Author: Jeremy Robinson
Narrator: R.C. Bray
Genre: Romance/Medley (Sci-Fi)
Runtime: 10h 21m
You awaken from a cryopod out in the deep reaches of space heading to colonize a new world to save humanity, and you are murdered. Congratulations. Welcome to the beginning of William Chanokh’s journey toward the Infinite.
William has some things to worry about. A murderer on the ship, faulty systems, isolation, despair, and the fact that he is immortal and will never die. William’s death-count goes into the double-digits by book’s end and only adds to the growing desperation as his ship, the Galahad, plies through the universe. The only other survivor, Capria Dixon and William’s heavy crush, is the only other person on the ship and that relationship goes through several hurdles throughout the course of the book.
The book focuses on William’s growing despair at the nature of immortality, isolation in deep space, crimes past needing put to rest, facing reality and by book’s end, discerning what is reality (the “Infinite” referenced earlier). A book that is firmly in the sci-fi camp the book also doubles as a romance, a drama, part thriller and a mystery all at the same time as Will addresses the variety of conundrums that emerge on the Galahad not just with himself but those who cross his path.
I was pleasantly surprised by the book. At first glance (on a review like this one), it seemed very…traditional sci-fi with an immortality stint. I did NOT expect the multi-directional genre approach that Robinson provided. At it’s base it’s more a romance/love story than it is straight up sci-fi. It has robots and cryopods and FTL (faster-than-light) travel existential Matrix-style VR sims but unlike some other books of the Sci-Fi genre I have listened to it didn’t rely that much on the Sci-Fi genre. It was there but in the background. So for me? It’s a love story with a splattering of sci-fi.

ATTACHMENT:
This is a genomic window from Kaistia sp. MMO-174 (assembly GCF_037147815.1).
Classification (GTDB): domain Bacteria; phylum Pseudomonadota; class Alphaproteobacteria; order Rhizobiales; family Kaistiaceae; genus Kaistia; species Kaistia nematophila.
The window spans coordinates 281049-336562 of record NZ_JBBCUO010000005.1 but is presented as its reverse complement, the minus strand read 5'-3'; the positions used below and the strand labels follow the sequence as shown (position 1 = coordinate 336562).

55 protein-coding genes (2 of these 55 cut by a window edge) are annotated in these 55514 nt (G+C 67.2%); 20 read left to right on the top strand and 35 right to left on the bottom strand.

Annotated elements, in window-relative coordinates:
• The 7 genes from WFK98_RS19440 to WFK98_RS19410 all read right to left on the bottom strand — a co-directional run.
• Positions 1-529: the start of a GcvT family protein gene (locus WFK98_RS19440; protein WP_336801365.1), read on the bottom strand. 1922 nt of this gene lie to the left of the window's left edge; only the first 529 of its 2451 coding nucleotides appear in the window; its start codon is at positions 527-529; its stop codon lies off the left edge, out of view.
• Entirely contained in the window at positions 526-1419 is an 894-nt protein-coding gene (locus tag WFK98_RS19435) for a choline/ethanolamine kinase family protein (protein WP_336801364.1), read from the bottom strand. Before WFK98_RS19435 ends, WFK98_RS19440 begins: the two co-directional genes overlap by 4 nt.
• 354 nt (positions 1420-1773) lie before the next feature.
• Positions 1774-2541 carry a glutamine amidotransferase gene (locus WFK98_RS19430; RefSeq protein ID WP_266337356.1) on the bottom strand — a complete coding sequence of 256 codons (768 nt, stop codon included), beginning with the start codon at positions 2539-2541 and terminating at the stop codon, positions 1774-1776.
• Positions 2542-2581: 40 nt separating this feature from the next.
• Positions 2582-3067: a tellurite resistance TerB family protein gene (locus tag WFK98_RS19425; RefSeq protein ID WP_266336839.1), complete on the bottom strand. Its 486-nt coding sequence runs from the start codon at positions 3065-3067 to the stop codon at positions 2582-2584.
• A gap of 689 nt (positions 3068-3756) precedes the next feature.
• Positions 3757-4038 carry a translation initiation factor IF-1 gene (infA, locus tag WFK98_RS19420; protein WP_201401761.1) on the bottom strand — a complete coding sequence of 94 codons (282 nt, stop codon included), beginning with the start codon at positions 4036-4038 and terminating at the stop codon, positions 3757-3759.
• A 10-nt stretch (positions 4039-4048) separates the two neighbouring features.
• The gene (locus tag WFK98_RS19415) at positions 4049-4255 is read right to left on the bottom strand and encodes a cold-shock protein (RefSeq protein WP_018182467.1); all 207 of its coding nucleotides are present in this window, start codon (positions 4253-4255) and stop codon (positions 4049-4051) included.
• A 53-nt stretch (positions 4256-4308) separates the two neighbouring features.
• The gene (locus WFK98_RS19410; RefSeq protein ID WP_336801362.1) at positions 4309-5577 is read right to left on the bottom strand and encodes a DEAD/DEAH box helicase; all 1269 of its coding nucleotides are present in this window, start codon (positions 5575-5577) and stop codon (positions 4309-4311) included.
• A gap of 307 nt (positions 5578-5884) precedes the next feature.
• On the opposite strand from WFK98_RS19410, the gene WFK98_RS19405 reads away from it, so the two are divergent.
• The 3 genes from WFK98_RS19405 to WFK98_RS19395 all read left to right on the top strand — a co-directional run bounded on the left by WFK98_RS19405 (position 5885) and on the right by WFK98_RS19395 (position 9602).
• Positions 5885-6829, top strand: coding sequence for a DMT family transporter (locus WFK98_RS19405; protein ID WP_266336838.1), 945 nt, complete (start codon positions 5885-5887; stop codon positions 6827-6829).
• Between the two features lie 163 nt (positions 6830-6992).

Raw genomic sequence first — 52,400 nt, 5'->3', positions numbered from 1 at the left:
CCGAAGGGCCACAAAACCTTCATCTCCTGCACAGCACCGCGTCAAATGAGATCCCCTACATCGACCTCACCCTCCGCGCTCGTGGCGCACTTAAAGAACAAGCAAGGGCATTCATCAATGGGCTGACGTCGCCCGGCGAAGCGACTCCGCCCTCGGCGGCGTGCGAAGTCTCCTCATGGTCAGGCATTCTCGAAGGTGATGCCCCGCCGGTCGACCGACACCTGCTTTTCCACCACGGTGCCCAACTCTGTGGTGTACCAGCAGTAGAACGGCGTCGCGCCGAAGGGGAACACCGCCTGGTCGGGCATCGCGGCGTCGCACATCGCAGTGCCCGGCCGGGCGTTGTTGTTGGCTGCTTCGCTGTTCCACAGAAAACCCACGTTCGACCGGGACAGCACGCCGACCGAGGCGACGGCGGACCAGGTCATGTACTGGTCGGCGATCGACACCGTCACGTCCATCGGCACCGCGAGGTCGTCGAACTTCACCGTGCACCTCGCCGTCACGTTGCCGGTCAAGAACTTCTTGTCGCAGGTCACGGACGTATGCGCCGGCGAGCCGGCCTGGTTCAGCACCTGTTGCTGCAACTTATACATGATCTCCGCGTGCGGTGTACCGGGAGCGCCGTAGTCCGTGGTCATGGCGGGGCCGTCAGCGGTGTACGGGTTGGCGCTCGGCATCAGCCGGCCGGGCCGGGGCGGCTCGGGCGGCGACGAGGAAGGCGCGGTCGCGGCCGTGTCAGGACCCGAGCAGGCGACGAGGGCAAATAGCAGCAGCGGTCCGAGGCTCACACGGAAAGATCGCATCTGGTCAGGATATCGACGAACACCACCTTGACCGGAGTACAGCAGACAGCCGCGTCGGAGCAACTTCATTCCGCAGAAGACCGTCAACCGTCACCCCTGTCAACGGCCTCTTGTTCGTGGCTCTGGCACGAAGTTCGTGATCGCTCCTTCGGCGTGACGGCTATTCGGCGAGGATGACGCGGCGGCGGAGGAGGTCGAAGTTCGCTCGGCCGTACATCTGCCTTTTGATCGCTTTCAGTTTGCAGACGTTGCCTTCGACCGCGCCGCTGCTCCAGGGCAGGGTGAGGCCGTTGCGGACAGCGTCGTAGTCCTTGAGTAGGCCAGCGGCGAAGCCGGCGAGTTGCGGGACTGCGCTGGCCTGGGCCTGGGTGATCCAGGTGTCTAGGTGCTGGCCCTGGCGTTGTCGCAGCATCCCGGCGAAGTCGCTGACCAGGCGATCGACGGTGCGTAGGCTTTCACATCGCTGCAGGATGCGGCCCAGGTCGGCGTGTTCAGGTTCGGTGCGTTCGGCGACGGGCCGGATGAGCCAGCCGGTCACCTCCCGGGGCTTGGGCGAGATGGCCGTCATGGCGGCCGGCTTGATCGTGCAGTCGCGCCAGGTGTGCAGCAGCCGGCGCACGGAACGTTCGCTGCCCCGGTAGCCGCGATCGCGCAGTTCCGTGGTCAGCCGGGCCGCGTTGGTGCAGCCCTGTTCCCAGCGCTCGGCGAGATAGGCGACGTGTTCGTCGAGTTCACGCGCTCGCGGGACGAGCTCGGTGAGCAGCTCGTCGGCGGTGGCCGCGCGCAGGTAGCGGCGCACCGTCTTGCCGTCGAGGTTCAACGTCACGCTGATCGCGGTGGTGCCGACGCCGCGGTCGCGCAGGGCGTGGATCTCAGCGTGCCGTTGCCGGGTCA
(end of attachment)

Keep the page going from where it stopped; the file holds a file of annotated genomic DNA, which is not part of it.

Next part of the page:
The beginning of the book will get you hooked as it pertains to what happened on the Galahad and why Will dies and the momentum carries well into a third of the novel. The second third of the novel is where more of the action/mystery thriller aspect fades away more into the drama sphere as Will comes to terms with his disconnection from humanity, his immortality and Capria’s awakening from cryosleep. The last third enters the romance phase as the book prepares to give you it’s 1-2 knock-out-punch. For me I was not surprised but it was one of those endings where I knew it was coming…but I kinda hoped I was wrong! I wasn’t (hence the KO punch) but what I got in exchange gave me the fuzzies in exchange.
Infinite is a book with a little bit of everything. It is my first audio encounter with R.C. Bray and I have to say he did a pretty fine job. Deadpan when he needed to be (Will is kind of boring) then to scratchy frustration to self-depreciating humor (which makes sense for Will) are all conveyed smoothly. I may follow R.C. to other books, so keep an eye out as I try another dose of this narrator.
Story (of 5): 4
For good use of multi-genre, captivating storytelling (including sort of a monochromatic protagonist), interesting character dynamics and development.
Narrator (of 5): 4.5
For good portrayal of emotional range, clear characterization and mood inflection.